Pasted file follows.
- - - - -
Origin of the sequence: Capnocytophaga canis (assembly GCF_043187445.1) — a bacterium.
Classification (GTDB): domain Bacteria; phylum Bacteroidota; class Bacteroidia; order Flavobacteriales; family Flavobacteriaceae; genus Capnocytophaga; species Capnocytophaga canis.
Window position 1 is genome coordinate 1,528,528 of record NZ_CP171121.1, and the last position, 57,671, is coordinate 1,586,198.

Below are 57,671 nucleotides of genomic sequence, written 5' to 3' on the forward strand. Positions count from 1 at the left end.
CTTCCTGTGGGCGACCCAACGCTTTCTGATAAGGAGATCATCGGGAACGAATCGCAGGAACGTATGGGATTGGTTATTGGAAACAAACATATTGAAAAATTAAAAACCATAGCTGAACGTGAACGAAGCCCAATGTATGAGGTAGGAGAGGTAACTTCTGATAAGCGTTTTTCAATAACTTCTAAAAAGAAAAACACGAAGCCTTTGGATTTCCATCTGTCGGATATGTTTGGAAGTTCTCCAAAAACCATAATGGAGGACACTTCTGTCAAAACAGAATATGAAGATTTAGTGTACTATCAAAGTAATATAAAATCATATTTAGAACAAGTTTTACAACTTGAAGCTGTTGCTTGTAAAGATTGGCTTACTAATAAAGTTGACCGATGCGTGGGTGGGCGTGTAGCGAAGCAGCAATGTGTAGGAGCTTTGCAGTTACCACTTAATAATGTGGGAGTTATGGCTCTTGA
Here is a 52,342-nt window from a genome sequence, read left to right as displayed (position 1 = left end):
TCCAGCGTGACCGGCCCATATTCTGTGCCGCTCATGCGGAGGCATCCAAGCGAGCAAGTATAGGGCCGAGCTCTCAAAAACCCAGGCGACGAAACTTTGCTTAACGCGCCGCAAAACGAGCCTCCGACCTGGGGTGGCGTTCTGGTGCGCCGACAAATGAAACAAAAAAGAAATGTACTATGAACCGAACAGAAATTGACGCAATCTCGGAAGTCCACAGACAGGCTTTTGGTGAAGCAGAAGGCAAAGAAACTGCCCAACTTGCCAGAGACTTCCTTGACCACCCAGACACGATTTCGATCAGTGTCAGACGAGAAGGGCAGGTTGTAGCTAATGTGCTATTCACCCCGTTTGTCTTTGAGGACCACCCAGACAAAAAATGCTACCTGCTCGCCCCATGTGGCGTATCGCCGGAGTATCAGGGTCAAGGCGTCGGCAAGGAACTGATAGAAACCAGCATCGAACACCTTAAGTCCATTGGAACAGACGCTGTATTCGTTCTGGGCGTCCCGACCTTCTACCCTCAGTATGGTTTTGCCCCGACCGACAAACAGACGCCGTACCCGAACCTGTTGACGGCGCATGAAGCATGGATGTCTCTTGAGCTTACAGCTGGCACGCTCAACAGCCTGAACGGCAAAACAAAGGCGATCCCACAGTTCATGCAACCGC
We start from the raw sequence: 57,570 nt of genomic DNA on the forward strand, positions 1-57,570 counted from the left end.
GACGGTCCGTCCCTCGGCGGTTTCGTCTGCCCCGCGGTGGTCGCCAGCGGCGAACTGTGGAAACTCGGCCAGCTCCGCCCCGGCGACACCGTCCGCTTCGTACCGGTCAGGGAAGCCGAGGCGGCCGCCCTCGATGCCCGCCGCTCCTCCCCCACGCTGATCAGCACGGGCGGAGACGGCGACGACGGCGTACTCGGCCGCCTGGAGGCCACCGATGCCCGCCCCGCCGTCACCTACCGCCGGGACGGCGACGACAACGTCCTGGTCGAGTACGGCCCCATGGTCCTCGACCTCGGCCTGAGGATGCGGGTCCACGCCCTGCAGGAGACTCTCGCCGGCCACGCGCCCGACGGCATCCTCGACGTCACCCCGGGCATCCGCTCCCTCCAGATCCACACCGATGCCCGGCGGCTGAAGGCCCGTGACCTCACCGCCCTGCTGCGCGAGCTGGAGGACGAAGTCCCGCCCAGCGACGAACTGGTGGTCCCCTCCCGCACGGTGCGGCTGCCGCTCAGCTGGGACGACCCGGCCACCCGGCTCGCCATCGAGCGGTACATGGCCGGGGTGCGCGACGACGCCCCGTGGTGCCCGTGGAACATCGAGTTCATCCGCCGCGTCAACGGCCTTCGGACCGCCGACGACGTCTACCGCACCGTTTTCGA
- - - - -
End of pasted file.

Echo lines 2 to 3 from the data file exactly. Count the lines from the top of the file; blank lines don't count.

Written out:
Classification (GTDB): domain Bacteria; phylum Bacteroidota; class Bacteroidia; order Flavobacteriales; family Flavobacteriaceae; genus Capnocytophaga; species Capnocytophaga canis.
Window position 1 is genome coordinate 1,528,528 of record NZ_CP171121.1, and the last position, 57,671, is coordinate 1,586,198.